Catcher Terry Lee Steinbach played for the Twins from 1997-1999, at the end of his career.  He was born in New Ulm and went to high school there, then attended the University of Minnesota.  He was drafted by Oakland in 1983 in the ninth round.  Steinbach hit pretty well at every level of the minors; his best year was 1986, when he hit .325 with 24 homers and 33 doubles at AA Huntsville.  That got him a September call-up, and the next year Steinbach skipped AAA and went to Oakland, never to return to the minors.  Steinbach was essentially the regular catcher for the Athletics from 1987-1996, but only in four of those years did he start more than 100 games behind the plate, and only twice did he start more than 110 games there.  He does not seem to be platooned, nor does he seem to have been injury-prone.  Rather, he simply was given quite a few days off, as well as making occasional starts at third base, first base, corner outfield, and designated hitter.  Steinbach was an all-star three times with Oakland, and received minor consideration for MVP in 1996.  1996 was his best year:  he hit .272 with 35 homers, almost as many homers as he had hit in the previous three years combined (his next highest home run total was 15).  A free agent after the 1996 season, he signed with  Minnesota.  He was 35 years old by then, and could not duplicate his previous season, but was still a decent backstop for the Twins.  As a Twin, Terry Steinbach hit .256/.321/.399 in about 1,200 at-bats.  He retired after the 1999 season.  He was the bench coach and catching instructor for the Twins from 2013-2014, but was let go after the 2014 season.  His son, Jake, played baseball for the University of St. Thomas.  He was living in Medina, Minnesota continued to be active in helping raise money for ALS research at last report.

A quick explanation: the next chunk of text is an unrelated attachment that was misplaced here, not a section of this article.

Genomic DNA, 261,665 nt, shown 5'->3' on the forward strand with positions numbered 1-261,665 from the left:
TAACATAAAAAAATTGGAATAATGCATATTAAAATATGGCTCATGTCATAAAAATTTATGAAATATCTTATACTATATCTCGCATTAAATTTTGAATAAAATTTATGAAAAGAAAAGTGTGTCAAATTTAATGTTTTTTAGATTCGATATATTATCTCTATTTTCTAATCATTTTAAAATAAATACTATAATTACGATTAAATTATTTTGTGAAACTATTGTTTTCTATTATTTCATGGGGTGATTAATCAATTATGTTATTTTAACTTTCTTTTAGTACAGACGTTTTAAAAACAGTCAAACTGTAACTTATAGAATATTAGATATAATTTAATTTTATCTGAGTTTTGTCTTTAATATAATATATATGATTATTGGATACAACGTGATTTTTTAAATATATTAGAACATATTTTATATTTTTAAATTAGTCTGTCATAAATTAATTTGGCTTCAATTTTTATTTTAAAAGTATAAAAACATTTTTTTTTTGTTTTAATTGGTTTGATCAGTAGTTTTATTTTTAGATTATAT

Left-hander Glen Weston Perkins played for the Twins from 2006-2017.  He was born in St. Paul and went to high school in Stillwater, Minnesota.  He was drafted by Minnesota in the first round in 2004.  He pitched fairly well throughout his minor league career, getting a September call-up in 2006 after posting a 3.91 ERA and a 1.31 WHIP in AA New Britain.  He missed time in 2007 due to injury, making 19 relief appearances in the majors and eight in the minors.  He made six starts in Rochester in 2008 before being called back to the Twins in mid-May.  He was 12-4 with Minnesota that year, but with a 4.41 ERA and a 1.47 WHIP.  He was injured again for part of 2009, with his major league campaign ending in early August.  He stayed healthy in 2010 but didn’t get much accomplished, pitching poorly in Rochester as well as for the Twins when he was called up in mid-August.  In 2011, however, he was moved to the bullpen and had by far his best season to date, posting a 2.48 ERA, a 1.23 WHIP, and striking out 65 batters in 61.2 innings.  He began 2012 in a setup role, but became the Twins closer when Matt Capps was removed from the role due to injury and ineffectiveness.  Perkins had a fine 2012 season and followed that up with an even better 2013 campaign.  His numbers in 2014 were not quite as good but were still quite good.  He was pitching very well through July of 2015, not as well in August, then missed about three weeks in September.  He missed almost all of 2016 due to injury.  He tried to come back in 2017, making eight appearances for the Twins in September, but it was not to be, and he retired.  As a Twin, Glen Perkins was 35-25, 3.88 with a 1.29 WHIP in 409 games (624.1 innings).  As a reliever he was 17-13, 3.09, 1.16 WHIP with 120 saves in 374.1 innings (365 games).  At last report, he was still living in the Twin Cities area, was a part-time analyst for Fox Sports North, and was enjoying his hobby of woodworking.